What games should be on the Game Boy Mini?

The SNES Mini is just lovely. And people are already speculating that we might be treated to an N64 Mini sooner or later. But do you know what would be really amazing? A Game Boy Mini, a tiny little portable stuffed with amazing game’s from the green wonder’s best years. Oooh, wouldn’t that be smashing?

After reading The Gay Gamer‘s list of 30 games that should be on a GB Mini, we were inspired to make our own – so here’s a handful of titles that we’d love to see on a monochrome mini.

[Note: This post has been revised to add games that were meant to be included in the original list.]

Tetris and Pokemon Red/Blue/Yellow

What is there new to say about Tetris and the first pair of Pokemon games (later to be joined by the Yellow version)? Tetris was the addictive puzzle game that helped make the Game Boy an instant success when it launched in mid-1989, and Pokemon was the pocket monster catching and battling game that completely revitalized it more than 9 years later. Both games are completely iconic and have been hugely influential, and both epitomize what the system was all about: fun games that could be played on the go and had instant popular appeal, and that made you forget about the limited capabilities of the system. It’s amazing to think that the Game Boy and its upgrade the Game Boy Color dominated the handheld market for almost 14 years (the Game Boy Color was discontinued in 2003), and there are no two games that are better representatives of the Game Boy’s vast library of great titles than Tetris and Pokemon Red, Blue and Yellow. Professor GreilMercs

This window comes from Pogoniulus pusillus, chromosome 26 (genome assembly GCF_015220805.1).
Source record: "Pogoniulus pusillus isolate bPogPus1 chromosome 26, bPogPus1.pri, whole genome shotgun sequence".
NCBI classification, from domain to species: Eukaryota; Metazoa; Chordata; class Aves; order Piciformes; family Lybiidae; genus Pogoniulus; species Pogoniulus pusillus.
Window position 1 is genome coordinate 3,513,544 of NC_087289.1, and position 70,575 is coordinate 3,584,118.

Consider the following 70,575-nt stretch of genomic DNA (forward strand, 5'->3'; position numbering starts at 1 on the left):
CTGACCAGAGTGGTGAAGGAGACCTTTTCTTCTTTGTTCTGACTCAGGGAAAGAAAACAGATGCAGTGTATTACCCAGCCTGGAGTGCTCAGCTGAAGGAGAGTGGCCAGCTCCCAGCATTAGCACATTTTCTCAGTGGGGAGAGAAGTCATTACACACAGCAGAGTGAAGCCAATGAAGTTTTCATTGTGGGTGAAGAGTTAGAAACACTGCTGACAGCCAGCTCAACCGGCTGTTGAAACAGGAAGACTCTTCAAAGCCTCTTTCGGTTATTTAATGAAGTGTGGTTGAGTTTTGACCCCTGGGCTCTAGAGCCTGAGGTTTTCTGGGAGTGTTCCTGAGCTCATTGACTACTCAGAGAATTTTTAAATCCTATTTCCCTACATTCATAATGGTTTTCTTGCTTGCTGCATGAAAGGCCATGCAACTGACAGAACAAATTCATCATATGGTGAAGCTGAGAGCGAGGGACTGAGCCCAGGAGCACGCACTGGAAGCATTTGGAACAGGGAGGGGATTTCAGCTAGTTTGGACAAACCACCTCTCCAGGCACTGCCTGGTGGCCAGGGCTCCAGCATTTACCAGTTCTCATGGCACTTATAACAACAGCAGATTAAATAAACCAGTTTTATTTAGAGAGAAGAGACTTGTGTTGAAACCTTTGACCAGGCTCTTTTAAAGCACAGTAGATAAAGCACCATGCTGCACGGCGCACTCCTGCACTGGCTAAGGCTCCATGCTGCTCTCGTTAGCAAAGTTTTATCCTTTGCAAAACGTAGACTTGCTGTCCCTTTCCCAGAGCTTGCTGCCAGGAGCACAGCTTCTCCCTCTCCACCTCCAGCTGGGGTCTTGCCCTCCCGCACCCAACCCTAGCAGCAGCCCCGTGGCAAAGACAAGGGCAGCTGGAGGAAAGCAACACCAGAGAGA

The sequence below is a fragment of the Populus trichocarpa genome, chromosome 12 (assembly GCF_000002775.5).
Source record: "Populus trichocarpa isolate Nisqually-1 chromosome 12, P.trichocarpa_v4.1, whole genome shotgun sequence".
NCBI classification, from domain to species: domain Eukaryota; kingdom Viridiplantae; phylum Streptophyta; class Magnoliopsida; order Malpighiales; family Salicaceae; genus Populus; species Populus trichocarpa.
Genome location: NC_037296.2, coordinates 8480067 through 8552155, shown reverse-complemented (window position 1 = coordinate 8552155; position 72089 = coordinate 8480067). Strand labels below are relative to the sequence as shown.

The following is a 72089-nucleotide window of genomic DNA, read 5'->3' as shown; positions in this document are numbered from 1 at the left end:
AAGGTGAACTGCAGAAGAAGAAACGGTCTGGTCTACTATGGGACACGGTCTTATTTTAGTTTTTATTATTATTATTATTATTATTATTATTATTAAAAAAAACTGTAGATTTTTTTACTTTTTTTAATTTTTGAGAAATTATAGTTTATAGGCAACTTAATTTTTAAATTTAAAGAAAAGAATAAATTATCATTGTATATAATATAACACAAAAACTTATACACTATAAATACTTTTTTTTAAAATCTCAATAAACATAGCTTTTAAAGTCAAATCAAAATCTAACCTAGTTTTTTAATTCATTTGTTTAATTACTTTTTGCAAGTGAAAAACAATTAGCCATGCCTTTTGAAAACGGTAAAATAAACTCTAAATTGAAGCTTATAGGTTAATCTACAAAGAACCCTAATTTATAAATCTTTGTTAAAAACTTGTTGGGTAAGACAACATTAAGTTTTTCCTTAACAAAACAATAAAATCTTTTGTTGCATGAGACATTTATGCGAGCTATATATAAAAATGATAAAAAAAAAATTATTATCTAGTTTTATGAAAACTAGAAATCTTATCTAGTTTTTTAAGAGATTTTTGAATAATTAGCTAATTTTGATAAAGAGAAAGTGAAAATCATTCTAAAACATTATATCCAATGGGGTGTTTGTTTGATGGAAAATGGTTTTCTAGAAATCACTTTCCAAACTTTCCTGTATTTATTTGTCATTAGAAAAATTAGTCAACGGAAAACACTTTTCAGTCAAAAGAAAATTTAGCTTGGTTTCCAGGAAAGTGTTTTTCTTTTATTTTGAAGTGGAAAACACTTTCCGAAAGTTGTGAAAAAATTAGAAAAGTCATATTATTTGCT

The Legend of Zelda: Link’s Awakening

After the phenomenal A Link to the Past on the SNES, Link’s Awakening was a downright miracle. I’ve still no idea how Nintendo managed to produce GB graphics that looked just like those on the 16-bit machine. More importantly, the gameplay was just as good, with Link on a twisting, turning quest over an impressively large game world. I played it again just recently, and it still holds up today, although it’s noticeably harder than some of the later games. Lucius P. Merriweather

Super Mario Land and Super Mario Land 2

It’s hard to mention Super Mario Land without also talking about Super Mario Land 2. Super Mario Land was a launch title and it shows. The graphics are barely a step up from the Game & Watch games, and it definitely feels like the NES Mario games’ little brother. If you’re able to appreciate it for what it is then it’s enjoyable, but otherwise it’s definitely a watered-down experience. By contrast, Super Mario Land 2 feels much more like the NES games, and is definitely an enjoyable game. Both games deserve a spot on the Game Boy Mini, although Super Mario Land earns its spot more for the historical reasons and the nostalgia appeal than being a great game. PGM

gfs_76708_2_2Alfred Chicken

I almost forgot about this GB gem – how could I forget Alfred Chicken? Although the Game Boy was awash with platformers, Alfred Chicken stood out thanks to its fantastic graphics and clever gameplay. Also, it starred a chicken called Alfred. I remember an amazing PR stunt around its release, when someone dressed as the titular chicken stood as an MP in a by-election. Good work, everyone. LPM